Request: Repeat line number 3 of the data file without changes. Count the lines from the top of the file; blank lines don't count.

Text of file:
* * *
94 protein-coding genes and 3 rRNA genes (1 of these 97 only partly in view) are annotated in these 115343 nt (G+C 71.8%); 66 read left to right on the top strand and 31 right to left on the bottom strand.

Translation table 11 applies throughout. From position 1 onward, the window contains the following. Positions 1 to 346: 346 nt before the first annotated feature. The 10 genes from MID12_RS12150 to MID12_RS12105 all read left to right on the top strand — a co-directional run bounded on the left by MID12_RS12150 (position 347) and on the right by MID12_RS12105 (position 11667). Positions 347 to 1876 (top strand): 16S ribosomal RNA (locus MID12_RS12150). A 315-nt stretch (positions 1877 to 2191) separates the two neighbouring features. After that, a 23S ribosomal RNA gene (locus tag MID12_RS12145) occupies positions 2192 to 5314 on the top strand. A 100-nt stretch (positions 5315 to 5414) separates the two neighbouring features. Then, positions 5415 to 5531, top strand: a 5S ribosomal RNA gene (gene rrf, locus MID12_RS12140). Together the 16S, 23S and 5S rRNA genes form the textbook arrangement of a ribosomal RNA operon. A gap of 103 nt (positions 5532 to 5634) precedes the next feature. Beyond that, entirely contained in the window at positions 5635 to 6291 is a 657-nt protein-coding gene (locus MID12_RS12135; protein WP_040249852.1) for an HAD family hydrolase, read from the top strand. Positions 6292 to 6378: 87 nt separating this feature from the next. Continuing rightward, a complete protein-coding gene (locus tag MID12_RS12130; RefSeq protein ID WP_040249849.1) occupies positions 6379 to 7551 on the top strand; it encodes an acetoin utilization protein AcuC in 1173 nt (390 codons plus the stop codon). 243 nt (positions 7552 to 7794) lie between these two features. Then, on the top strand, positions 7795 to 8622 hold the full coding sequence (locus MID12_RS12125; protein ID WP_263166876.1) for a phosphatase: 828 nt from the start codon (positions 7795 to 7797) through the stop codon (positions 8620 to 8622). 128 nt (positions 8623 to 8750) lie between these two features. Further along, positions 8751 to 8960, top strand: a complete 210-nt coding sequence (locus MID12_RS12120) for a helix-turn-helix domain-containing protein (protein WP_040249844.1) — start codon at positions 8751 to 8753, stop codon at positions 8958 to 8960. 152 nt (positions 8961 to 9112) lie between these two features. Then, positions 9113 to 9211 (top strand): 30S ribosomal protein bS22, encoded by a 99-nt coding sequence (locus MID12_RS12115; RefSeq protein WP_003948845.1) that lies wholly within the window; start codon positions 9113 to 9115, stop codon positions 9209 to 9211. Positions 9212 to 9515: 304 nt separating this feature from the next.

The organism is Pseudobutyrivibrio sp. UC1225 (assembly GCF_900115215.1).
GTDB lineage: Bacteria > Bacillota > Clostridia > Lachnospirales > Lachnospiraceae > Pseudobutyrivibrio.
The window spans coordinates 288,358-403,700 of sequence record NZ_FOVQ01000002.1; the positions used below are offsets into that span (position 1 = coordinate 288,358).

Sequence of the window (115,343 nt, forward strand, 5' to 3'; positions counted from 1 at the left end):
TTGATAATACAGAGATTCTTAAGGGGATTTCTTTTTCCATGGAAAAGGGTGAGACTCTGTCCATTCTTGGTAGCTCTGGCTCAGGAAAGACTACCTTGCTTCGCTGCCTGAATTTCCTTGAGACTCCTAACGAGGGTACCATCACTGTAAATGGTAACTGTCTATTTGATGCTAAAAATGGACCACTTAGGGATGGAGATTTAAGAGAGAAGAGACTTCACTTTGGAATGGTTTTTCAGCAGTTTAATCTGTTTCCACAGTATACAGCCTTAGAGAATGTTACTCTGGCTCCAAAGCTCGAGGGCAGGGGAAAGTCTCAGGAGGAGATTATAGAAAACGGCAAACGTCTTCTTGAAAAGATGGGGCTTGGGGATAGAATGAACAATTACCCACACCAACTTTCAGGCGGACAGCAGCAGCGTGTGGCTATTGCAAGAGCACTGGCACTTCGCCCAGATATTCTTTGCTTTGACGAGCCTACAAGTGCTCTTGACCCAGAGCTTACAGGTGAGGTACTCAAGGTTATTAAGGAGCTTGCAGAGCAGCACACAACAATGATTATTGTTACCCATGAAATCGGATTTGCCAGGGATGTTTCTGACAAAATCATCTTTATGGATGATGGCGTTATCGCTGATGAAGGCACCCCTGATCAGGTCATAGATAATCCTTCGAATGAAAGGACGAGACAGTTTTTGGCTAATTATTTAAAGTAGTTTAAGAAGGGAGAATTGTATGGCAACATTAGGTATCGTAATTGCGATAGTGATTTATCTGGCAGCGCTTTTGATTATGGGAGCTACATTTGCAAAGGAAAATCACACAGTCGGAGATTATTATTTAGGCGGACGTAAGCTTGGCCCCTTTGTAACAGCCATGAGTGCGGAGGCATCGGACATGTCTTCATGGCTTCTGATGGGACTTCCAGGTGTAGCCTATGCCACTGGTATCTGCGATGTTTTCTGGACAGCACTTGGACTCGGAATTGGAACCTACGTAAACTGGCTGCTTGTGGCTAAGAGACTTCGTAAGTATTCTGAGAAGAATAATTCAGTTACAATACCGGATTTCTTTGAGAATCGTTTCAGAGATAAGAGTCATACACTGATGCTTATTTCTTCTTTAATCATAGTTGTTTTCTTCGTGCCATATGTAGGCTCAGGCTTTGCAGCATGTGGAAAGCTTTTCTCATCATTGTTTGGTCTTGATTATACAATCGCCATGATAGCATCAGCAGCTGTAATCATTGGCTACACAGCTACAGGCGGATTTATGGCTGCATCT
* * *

The organism is Pseudobutyrivibrio sp. UC1225 (assembly GCF_900115215.1).